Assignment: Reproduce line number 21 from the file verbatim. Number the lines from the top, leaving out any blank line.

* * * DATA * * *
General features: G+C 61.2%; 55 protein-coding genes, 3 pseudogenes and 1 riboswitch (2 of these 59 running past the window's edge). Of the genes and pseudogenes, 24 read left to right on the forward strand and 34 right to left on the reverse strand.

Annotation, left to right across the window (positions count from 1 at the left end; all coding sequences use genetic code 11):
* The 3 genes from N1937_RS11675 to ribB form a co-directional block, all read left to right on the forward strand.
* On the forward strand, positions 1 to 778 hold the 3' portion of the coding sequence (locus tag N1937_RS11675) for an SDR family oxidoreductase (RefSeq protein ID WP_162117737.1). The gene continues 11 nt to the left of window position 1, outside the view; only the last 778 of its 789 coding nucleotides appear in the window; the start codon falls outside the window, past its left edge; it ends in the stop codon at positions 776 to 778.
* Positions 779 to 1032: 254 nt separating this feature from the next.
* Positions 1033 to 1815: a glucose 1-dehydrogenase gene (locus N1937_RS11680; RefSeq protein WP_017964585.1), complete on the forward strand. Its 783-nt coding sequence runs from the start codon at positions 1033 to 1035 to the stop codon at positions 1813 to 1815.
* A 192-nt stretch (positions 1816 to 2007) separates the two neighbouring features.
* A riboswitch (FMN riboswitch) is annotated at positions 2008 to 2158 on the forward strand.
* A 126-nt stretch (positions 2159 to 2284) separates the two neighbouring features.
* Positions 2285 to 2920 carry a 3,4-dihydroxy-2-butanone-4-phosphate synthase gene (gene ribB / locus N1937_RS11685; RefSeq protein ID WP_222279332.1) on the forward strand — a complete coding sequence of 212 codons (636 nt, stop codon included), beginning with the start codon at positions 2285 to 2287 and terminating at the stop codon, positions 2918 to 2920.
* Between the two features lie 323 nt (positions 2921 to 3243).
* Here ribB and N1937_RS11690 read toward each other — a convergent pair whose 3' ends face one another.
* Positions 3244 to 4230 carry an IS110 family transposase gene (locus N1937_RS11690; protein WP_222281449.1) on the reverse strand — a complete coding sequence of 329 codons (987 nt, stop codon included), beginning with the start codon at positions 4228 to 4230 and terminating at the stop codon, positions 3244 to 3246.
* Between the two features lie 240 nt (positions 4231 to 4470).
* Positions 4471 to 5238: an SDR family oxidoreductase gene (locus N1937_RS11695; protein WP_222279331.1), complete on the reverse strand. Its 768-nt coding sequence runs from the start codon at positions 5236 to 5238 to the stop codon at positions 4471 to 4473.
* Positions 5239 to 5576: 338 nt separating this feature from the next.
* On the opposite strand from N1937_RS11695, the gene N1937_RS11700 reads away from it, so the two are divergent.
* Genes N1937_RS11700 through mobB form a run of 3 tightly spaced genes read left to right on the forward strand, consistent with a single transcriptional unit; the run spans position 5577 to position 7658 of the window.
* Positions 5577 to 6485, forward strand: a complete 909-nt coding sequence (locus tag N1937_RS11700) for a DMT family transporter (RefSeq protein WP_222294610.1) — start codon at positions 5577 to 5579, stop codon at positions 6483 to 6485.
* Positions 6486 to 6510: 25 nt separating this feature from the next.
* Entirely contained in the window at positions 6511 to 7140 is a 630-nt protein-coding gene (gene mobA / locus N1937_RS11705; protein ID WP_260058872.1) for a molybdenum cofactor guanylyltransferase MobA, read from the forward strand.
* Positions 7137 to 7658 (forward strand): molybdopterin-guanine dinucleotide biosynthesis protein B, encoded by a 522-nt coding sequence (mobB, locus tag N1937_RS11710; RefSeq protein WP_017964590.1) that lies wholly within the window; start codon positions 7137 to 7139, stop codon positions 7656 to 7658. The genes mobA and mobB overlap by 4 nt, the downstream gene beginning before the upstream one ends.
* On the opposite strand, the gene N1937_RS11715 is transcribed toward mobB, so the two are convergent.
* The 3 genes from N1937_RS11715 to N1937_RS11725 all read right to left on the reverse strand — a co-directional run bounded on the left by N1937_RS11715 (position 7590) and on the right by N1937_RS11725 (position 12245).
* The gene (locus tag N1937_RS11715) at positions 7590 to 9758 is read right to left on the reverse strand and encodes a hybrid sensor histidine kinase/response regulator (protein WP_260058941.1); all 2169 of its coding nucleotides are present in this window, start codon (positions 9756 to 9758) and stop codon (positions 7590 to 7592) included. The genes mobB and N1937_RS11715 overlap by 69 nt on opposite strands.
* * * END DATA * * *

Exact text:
* Entirely contained in the window at positions 6511 to 7140 is a 630-nt protein-coding gene (gene mobA / locus N1937_RS11705; protein ID WP_260058872.1) for a molybdenum cofactor guanylyltransferase MobA, read from the forward strand.